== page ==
HPD officers awarded for youth gang prevention - WAFF-TV: News, Weather and Sports for Huntsville, AL

HPD officers awarded for youth gang prevention

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HPD Investigator Julian Johnson, Officer Carl McDuffie and Officer Dwight Atkinson received the 2012 Mentors of the Year award. HPD Investigator Julian Johnson, Officer Carl McDuffie and Officer Dwight Atkinson received the 2012 Mentors of the Year award.
HUNTSVILLE, AL (WAFF) -

Three members of the Huntsville Police Department were honored for their community service at a banquet hosted by the 100 Black Men of America on Saturday.

HPD Investigator Julian Johnson, Officer Carl McDuffie and Officer Dwight Atkinson received the 2012 Mentors of the Year award for their involvement in keeping kids away from gangs.

But the real award for them has nothing to do with the award party or the plaque.

"Our jails are full of youths. If we could keep some of these youths out by intervention and prevention from going to jail by seeing the big picture, that's my reward," Johnson said.

Johnson works the streets while officers McDuffie and Atkinson keep their eyes on schools. Together, the trio goes above and beyond to prevent kids from falling into gangs and the life of crime that follows it.

"It's simply to get our kids to recognize that – and they already know this – but make them recognize and be aware of the dangers that exist when you're involved in joining gangs," McDuffie said.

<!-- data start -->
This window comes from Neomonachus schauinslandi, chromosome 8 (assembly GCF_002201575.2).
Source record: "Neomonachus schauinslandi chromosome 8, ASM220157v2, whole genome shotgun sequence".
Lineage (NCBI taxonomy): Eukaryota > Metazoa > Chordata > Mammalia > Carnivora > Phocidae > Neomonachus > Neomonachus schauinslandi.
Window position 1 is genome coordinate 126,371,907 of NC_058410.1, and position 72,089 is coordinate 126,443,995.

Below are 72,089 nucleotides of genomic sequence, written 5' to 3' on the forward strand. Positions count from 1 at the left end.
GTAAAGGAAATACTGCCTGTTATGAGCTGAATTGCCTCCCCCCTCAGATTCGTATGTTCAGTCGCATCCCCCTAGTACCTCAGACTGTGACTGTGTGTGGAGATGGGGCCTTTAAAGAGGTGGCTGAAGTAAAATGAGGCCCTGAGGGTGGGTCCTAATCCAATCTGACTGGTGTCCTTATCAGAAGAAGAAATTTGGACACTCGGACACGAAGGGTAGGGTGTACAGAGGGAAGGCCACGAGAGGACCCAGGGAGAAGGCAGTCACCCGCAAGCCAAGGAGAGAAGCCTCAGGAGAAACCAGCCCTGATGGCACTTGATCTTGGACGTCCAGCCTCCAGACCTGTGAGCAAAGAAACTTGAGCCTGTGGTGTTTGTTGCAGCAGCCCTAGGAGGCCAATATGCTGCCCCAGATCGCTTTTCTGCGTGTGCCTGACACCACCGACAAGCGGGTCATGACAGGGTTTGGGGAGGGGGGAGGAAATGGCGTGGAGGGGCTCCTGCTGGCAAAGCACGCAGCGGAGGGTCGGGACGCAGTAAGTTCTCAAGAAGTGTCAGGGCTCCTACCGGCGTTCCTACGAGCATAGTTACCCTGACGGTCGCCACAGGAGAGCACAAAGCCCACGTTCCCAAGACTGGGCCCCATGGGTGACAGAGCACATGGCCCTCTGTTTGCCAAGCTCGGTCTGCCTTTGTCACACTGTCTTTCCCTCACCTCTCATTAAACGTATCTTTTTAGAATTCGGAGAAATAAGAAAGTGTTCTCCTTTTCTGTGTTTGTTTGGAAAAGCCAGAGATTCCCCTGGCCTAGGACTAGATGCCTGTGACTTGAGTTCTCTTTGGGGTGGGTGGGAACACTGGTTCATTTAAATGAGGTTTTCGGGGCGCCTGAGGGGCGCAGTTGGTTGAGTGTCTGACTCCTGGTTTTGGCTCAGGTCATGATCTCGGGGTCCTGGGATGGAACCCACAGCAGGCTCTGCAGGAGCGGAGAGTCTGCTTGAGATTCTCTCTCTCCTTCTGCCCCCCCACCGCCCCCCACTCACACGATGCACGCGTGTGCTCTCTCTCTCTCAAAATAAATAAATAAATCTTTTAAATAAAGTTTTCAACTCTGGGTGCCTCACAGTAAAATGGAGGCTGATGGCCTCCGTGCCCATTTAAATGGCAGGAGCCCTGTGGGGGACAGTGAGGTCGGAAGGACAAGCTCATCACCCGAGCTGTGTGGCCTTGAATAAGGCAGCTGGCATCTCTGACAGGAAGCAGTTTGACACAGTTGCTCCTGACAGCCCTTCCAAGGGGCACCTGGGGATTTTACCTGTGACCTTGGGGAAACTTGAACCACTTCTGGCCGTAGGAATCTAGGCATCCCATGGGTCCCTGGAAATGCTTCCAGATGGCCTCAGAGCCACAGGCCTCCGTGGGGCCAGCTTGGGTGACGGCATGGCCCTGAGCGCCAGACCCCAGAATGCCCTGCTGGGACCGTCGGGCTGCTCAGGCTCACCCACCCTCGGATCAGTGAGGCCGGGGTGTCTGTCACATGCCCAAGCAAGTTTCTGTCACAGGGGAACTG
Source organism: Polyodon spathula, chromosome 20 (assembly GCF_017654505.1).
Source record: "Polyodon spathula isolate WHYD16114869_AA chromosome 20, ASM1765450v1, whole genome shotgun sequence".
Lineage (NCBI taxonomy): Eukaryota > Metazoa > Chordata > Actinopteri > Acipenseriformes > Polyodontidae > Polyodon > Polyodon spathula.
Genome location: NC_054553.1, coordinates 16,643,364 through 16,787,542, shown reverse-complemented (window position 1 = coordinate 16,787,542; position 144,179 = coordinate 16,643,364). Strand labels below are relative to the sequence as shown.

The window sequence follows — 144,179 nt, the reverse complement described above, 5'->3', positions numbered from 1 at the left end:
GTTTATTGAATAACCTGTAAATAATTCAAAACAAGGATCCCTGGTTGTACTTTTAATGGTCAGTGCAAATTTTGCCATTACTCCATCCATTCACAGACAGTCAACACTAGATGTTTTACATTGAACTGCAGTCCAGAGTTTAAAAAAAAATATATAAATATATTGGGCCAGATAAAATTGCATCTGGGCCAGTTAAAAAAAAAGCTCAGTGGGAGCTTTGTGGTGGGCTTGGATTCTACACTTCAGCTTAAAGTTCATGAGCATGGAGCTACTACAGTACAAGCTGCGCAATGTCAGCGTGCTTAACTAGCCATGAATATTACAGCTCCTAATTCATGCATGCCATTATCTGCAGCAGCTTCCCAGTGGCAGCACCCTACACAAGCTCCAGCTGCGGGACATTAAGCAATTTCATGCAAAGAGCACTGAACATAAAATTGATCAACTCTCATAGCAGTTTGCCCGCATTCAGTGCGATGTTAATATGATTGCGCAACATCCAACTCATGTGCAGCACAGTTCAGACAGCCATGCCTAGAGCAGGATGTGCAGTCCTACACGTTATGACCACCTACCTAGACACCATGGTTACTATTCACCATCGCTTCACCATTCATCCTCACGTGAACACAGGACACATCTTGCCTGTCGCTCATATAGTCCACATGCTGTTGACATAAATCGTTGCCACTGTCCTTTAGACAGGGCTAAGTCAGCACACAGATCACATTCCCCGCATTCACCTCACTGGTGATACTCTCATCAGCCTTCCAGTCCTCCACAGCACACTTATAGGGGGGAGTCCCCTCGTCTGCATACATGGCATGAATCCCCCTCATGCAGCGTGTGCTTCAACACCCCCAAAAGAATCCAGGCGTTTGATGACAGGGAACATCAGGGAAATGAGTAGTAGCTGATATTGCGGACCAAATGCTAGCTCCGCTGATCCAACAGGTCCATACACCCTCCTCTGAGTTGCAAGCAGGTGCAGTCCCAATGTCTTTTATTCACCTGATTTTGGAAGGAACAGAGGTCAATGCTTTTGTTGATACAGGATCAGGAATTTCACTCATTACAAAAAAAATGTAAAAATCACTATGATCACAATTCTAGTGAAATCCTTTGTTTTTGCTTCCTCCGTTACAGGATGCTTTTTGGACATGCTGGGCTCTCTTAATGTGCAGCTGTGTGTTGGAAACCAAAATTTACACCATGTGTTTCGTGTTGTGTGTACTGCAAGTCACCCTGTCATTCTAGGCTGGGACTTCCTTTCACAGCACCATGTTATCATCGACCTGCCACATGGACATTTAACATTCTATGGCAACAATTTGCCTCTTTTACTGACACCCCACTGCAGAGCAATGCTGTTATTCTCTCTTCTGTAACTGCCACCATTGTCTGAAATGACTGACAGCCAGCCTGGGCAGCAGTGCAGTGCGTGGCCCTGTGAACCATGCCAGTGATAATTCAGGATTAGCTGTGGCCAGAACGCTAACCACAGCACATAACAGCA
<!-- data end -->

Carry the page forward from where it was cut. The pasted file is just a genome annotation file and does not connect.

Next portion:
McDuffie and Atkinson work as school resource officers in Huntsville but are mostly stationed at Butler High School. They said one of the toughest parts of the job is taking kids to jail.

Both officers are reminding kids they don't have to go down that road. They mentor at-risk students from entering a life of crime and travel across the state to present lectures about gang prevention.

Their sheer presence on school campuses is enough to convince kids they're there to help and most of all, to stay.

"With us being in schools, kids get another view of what police officers are," Atkinson said.

20-year-old Daniel Davis remembers the officers when he was a student at Butler High years ago.

"Even though they're police officers, they're also fun to be around," Davis said.

Recollections like that one have kept Johnson dedicated to his job.

"For a child, a year down the road, to see me and say 'hey investigator Jay, remember when you taught that class about gangs? And it really stuck to me. And I was headed down that road until you actually talked to me and it made me realize I didn't know what I was getting into,' that's the real reward," Johnson said.

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